Gavin Brazzell studio

Jake Arthur / The Outlook Senior running back Gavin Brazzell hopes to take Horseshoe Bend to new heights in 2021.

Four-year starters aren’t a common entity in high school football.

It typically takes a player with great talent, who is shaped into a great leader via his on-field experience.

Such is the case for Horseshoe Bend senior Gavin Brazzell.

“If you just meet him, you’d think he’s really quiet,” Horseshoe Bend head coach Jeremy Phillips said. “But he likes to cut up and all the kids like him. I don’t know how to explain it, but he’s a guy that people want to gravitate to and they want to follow. He’s just a natural leader.”

Entering his fourth and final year at the top of the Generals’ running back and safety depth chart, Brazzell will look to provide Horseshoe Bend’s offense with its most dynamic weapon and help shut down opposing passing attacks en route to what he hopes is his first playoff appearance.

“He started before I even got here,” Phillips said. “That experience that he brings, being in a lot of games and going against different levels of competition is really gonna be helpful for our offense. He also has great speed, great vision running the ball.”

Brazzell is certainly a known entity at this point.

Last season he grabbed first-team All-Outlook honors at running back after showing off his shifty, explosive nature at the position.

This season he’ll play tailback in Horseshoe Bend’s wishbone offense and wingback when the Generals shift to a Wing-T, both positions that can take advantage of both his quickness getting outside and his grit pounding the ball forward in the running game.

“It’s really a big role, because we’re a power offense,” Brazzell said. “We don’t pass much, everything is just straight downhill. So being a running back you’ve gotta have that about you, just want to do it.”

He’ll be called upon to block for his fellow running backs as well, a part of his game Phillips noted has improved from last year to this one.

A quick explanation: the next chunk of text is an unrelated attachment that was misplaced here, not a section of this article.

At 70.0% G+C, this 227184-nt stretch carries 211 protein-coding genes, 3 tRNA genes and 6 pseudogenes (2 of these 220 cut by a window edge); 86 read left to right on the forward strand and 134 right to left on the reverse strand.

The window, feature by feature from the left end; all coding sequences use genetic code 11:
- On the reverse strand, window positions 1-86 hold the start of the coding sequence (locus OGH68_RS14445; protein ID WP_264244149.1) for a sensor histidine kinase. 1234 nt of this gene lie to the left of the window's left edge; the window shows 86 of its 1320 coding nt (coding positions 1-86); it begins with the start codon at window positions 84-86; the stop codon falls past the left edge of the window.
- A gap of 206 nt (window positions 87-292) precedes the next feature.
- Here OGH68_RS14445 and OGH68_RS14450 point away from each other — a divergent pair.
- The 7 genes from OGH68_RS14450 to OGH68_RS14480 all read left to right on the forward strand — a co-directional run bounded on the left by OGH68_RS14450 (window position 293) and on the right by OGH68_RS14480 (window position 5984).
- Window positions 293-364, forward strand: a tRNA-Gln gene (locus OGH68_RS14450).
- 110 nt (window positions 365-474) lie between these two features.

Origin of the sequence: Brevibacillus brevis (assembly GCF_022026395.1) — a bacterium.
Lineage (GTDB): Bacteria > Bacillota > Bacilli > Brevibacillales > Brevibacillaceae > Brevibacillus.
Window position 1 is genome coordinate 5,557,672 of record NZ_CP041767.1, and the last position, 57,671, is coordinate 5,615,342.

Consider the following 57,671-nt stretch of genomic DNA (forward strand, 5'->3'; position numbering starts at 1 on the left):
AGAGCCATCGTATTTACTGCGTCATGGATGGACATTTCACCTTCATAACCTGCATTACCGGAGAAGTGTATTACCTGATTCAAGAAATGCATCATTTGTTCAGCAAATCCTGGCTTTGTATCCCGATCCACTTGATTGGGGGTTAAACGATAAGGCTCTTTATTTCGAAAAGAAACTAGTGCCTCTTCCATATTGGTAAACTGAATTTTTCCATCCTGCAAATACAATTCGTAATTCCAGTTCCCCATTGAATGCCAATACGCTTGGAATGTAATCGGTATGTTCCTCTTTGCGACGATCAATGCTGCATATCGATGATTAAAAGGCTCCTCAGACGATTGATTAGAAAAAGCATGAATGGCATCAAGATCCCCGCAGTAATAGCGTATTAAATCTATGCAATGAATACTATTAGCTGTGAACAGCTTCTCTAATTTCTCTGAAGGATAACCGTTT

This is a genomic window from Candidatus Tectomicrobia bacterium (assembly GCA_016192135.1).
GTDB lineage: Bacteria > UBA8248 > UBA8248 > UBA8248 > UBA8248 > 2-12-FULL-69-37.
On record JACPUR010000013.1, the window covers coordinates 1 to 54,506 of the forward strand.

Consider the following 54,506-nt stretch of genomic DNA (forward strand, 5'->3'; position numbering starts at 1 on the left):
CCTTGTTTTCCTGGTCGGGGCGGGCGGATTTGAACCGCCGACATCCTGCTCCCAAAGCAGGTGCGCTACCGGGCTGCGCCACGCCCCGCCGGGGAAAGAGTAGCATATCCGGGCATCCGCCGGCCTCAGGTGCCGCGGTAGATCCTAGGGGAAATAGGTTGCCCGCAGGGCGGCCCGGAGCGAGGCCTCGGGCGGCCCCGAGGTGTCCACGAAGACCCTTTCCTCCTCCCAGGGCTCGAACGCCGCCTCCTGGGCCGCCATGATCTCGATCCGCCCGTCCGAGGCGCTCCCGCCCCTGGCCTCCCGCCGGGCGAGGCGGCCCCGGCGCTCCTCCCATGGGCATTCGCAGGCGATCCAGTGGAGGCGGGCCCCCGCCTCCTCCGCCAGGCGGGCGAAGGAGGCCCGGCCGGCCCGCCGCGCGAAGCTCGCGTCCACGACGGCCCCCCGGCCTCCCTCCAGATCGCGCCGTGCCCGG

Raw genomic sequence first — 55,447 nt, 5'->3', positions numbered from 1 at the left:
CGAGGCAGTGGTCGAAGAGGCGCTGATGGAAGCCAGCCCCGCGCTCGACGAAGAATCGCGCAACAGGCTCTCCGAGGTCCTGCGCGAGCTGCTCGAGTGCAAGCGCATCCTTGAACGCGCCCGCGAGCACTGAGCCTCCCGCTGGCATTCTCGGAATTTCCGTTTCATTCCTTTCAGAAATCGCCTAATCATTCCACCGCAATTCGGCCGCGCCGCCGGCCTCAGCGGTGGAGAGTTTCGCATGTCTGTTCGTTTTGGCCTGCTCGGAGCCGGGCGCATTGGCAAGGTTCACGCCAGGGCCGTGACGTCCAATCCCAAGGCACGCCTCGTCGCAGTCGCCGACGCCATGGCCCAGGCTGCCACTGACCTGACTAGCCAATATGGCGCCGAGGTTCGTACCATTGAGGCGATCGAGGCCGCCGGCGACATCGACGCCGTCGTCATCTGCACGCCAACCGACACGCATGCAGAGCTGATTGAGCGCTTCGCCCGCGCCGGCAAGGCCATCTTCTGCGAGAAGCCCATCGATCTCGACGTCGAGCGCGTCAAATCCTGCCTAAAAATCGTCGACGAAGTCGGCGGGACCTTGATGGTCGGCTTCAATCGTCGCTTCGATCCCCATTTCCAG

“In our offense, running backs, they have a pivotal role in blocking,” Phillips said. “Most of the time, if they’re not getting the ball, they’re either doing a fake or blocking for another running back. A lot of times in our offense, if a running back blocks, it ends up springing the run to be a major gain.”

Brazzell started out as a cornerback on defense, but after seeing how well he could tackle in practice, Phillips decided to swap the then-junior over to safety.

With a year at the new spot under his belt, he’ll look to contribute in even bigger ways on that side of the ball in 2021, shifting down to outside linebacker when the scheme calls for it.

“I’ve definitely improved on run recognition, reading the keys from the linemen, stuff like that,” Brazzell said.

When asked what his goal is for this season, Brazzell only mentioned one thing — making the playoffs.

He’s been putting in extra work to get there. He’ll swing by the Generals’ field house hours after team practices or weightlifting sessions have ended, putting in extra gym work or running through drills by himself.

“Just an all-around great kid, that’s what he is,” Phillips said. “Don’t have to ask him to do anything twice. Most of the time you don’t even have to ask him.”

Reaching the postseason will take more than just Brazzell for Horseshoe Bend, however. The Generals haven’t won more than two games in a season since the ball carrier has been with the team, and have a roster of just 37 players.

Brazzell is one of a mere four seniors.

He knows it will take a collective effort from the Generals to reach an 11th game.

“We’ve just gotta give it our all every time we go out on the field,” Brazzell said. “Lay it all on the line each Friday.”

Regardless, entering his last year in the program, Brazzell has left an undeniable mark on Horseshoe Bend.

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